Untitled Feminist Show: A Play without Words that Speaks Volumes
As I sat patiently waiting for the lights to dim inside the Yerba Buena Center for the Arts theater in San Francisco, I could feel the twittering nervousness of all those around me. We were all here to see Young Jean Lee, the New York playwright phenom’s Unititled Feminist Show. We all knew that we were about to see something divinely different, a play with no words and… no clothes. Six naked bodies using movement to tell multiple stories around the theme of feminism, it was hard to imagine what that would look and feel like for all of us.
The lights slowly dimmed and all of a sudden you heard the breathing. This was loud and heavy breathing which was not coming over the speaker system and yet filled the theater. All of a sudden the audience, myself included, were craning our necks to find the source of the breathing. Then like magic they appeared in the audience on either side of the theater, breathing and totally naked. As these six women made their way down to the stage they walked right by us, down the aisle with absolutely nothing on their bodies. I have seen a lot of naked women in my time so I was not expecting to be shocked. I was wrong. It was shocking to see all these women of different heights, weights, body types and colors casually strolling down to the stage, aware of our collective unease while at the same time being totally inside the power of their nakedness.
That initial shock and attention to their nakedness wore off quickly once they hit the stage. The musical selections, from classical to rock to N.O.R.E.’s beats from “Nothing” were just perfectly set throughout the entire play. The movements by the actors were nothing short of brilliant. Although the entire play is wonderful three vignettes stick out for me. The first one a singular performer is on stage, the music is so low it is barely audible, she starts pointing to men in the audience and mimics sex acts that she would do to them. It was incredibly vulgar and also brilliantly staged. It reversed the roles that men and women inhibit in society today. We are always inundated with vulgar imagery from men towards woman, so much so that sometimes we become immune to those images. But watching a woman, a naked woman, simulate those same acts, not only took us out of our comfort zone, again, but poignantly showed the absurdity of reducing men (or woman) to sex acts.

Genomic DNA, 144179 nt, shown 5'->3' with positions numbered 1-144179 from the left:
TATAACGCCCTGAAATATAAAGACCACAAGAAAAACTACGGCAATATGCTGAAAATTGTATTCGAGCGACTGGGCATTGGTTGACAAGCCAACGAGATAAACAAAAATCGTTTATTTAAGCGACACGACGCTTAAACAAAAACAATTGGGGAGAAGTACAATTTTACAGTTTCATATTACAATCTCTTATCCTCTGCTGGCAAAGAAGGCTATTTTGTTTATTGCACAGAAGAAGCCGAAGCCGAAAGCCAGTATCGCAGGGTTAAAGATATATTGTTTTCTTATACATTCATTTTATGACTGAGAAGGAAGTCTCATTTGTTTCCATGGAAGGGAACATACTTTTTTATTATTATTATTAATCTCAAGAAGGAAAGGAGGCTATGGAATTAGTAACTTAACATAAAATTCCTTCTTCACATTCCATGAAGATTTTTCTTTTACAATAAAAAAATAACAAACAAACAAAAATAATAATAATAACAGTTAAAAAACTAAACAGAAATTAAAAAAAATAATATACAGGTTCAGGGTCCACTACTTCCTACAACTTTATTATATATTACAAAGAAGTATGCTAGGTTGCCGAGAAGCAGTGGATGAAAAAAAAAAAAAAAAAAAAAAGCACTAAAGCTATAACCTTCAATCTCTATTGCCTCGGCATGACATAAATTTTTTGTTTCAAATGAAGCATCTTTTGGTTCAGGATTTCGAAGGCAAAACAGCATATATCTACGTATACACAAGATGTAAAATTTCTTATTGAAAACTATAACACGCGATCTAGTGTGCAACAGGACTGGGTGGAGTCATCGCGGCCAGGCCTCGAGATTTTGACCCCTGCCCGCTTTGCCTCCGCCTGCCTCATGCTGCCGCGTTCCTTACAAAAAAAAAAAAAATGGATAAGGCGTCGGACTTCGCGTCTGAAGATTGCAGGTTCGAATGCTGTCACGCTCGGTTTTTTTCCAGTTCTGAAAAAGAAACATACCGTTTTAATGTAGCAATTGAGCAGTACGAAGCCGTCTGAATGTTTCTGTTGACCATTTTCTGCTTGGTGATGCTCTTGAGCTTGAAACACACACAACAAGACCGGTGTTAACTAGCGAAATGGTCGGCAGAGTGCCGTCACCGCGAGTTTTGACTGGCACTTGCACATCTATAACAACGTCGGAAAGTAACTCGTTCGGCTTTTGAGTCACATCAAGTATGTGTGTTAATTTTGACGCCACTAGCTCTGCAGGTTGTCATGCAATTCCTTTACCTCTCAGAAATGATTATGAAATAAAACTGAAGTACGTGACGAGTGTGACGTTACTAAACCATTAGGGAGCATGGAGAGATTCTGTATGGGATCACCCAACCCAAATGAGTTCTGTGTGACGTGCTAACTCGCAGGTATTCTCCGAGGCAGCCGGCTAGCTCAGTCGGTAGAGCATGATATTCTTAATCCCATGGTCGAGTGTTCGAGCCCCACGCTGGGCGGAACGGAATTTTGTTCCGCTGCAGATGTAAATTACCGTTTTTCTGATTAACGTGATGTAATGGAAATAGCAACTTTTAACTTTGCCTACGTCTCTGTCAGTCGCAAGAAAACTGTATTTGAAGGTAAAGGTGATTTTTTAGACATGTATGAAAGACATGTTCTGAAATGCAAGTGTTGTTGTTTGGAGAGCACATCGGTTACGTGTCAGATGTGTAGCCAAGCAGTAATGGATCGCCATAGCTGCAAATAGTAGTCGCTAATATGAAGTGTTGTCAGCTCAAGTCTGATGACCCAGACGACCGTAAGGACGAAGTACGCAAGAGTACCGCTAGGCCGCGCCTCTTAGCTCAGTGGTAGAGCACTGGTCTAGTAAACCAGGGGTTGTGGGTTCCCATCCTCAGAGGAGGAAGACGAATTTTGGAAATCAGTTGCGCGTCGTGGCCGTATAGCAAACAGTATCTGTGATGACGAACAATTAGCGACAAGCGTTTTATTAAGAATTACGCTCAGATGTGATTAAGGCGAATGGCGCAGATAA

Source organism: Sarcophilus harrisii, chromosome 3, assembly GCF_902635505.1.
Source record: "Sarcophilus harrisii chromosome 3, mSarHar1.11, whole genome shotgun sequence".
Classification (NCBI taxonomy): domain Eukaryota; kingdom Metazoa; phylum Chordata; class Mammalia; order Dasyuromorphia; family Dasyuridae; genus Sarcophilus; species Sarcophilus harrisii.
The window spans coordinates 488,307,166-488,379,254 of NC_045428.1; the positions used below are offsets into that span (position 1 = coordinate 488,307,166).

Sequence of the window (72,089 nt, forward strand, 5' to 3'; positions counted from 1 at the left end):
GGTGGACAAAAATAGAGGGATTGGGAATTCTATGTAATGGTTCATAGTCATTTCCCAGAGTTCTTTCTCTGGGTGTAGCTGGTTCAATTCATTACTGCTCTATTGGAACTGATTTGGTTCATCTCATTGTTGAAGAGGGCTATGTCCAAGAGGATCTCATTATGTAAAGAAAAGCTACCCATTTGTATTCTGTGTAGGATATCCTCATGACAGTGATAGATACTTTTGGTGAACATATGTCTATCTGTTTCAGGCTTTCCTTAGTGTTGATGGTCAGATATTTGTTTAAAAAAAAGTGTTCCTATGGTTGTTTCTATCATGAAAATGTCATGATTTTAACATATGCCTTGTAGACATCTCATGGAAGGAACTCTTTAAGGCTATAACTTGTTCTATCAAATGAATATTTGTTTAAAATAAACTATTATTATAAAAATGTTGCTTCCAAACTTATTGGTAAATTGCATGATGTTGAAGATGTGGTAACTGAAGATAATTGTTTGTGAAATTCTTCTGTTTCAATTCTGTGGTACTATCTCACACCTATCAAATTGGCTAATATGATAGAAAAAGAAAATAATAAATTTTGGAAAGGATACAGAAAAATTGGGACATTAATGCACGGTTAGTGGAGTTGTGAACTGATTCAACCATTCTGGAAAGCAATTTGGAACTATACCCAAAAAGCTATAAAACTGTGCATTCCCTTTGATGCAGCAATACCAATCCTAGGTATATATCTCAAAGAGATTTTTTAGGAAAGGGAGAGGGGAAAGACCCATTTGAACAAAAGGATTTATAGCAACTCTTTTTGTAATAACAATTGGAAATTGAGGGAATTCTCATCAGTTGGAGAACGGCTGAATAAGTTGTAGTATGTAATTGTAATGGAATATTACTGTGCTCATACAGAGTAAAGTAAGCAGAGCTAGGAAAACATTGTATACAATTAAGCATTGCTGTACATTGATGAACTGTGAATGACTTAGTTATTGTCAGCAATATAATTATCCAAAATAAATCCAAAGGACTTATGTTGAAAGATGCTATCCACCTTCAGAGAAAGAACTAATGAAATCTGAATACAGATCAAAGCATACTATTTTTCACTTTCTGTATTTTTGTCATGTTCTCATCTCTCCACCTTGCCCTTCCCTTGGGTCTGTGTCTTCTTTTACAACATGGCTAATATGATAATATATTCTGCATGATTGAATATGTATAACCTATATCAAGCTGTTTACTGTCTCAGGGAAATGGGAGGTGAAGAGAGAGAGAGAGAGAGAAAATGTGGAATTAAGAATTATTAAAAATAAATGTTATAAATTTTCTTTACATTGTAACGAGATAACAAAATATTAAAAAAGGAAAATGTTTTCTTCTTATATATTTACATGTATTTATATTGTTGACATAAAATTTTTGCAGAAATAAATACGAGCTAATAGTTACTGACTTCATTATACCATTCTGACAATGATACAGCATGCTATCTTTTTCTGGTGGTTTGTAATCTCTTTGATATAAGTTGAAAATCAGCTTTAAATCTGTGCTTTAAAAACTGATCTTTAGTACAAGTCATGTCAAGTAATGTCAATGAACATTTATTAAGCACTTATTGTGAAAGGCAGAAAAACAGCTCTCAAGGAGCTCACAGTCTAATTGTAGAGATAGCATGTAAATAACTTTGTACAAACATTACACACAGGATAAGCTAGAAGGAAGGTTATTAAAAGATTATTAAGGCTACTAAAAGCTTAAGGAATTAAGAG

My second favorite vignette was a slow motion fight scene between the entire cast. This was amazing! First, because it felt like we were watching the fight in slow mo, the actors so adept at moving hyperslow and second because it felt like a real fight. Their facial expressions of anger, surprise, hurt and pain were so vividly depicted. It was a powerful commentary on women hurting other women either by blows and in many cases with words. And they showed this without saying a word which was brilliant.
The third vignette was a solo piece performed to aggressive music. The performer started on stage shaking and jerking her body to the music, stopping every once in a while to look directly into the audience with different expressions: angry, defiant, hurt, etc. Then she came into the audience, dancing aggressively on different audiences members. I was one of the people she danced on and it was so interesting to feel her energy so closely entwined with mine. I could feel her anger and defiance and it made me feel empowered. When she finished her piece, the audience roared with applause. Her energy had filled the room and each person sitting in it.
The whole show was magnificent. I was surprised that during the last piece I realized that I had forgotten they were naked. So invested was I in the movement that their nakedness became irrelevant to the stories they were trying to share with all of us. When the show finished the cast came out, fully clothed, for their applause and funnily that was shocking. We had met them in their glorious naked bodies and we were leaving them dressed in the trappings of social norm – clothes. It felt oddly uncomfortable.
I didn’t know what to expect when I walked in, but I knew that it had changed me when I walked out. I highly recommend that if you have the opportunity to see this game changing show that you make every effort to do so. It will open your eyes, play with your mind and tug at your heart.
It is playing next at the Habour Front Centre in Toronto at the Fleck Dance Theatre (235 Queens Quay W, 416-973-4000, HarbourFrontCentre.com) in Toronto, Canada on February 12 – 15. The show begins at 8 p.m. Tickets are $39 per person.
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